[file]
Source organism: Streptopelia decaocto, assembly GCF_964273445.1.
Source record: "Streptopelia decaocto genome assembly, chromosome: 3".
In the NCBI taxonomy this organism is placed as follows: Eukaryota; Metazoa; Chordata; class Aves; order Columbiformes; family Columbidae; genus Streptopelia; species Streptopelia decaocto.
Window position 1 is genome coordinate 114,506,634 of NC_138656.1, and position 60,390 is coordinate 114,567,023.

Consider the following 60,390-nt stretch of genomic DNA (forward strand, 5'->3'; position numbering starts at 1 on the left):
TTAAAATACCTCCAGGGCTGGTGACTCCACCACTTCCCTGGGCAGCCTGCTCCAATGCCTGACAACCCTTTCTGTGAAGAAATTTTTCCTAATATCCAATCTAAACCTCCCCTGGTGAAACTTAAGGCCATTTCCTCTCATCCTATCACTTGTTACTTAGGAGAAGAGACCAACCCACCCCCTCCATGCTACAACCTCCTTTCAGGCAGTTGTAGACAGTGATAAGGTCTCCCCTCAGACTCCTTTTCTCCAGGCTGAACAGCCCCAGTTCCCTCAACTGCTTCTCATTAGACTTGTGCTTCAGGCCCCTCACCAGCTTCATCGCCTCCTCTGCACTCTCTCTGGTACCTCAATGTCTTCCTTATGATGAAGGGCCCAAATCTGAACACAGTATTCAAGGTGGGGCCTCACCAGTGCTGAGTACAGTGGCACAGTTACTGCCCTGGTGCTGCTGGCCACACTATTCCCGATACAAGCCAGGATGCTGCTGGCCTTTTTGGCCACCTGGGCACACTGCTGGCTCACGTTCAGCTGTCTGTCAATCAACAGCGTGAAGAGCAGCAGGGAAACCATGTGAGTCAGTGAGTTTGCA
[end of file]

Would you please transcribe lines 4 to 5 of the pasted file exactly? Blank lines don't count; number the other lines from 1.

Window position 1 is genome coordinate 114,506,634 of NC_138656.1, and position 60,390 is coordinate 114,567,023.

Consider the following 60,390-nt stretch of genomic DNA (forward strand, 5'->3'; position numbering starts at 1 on the left):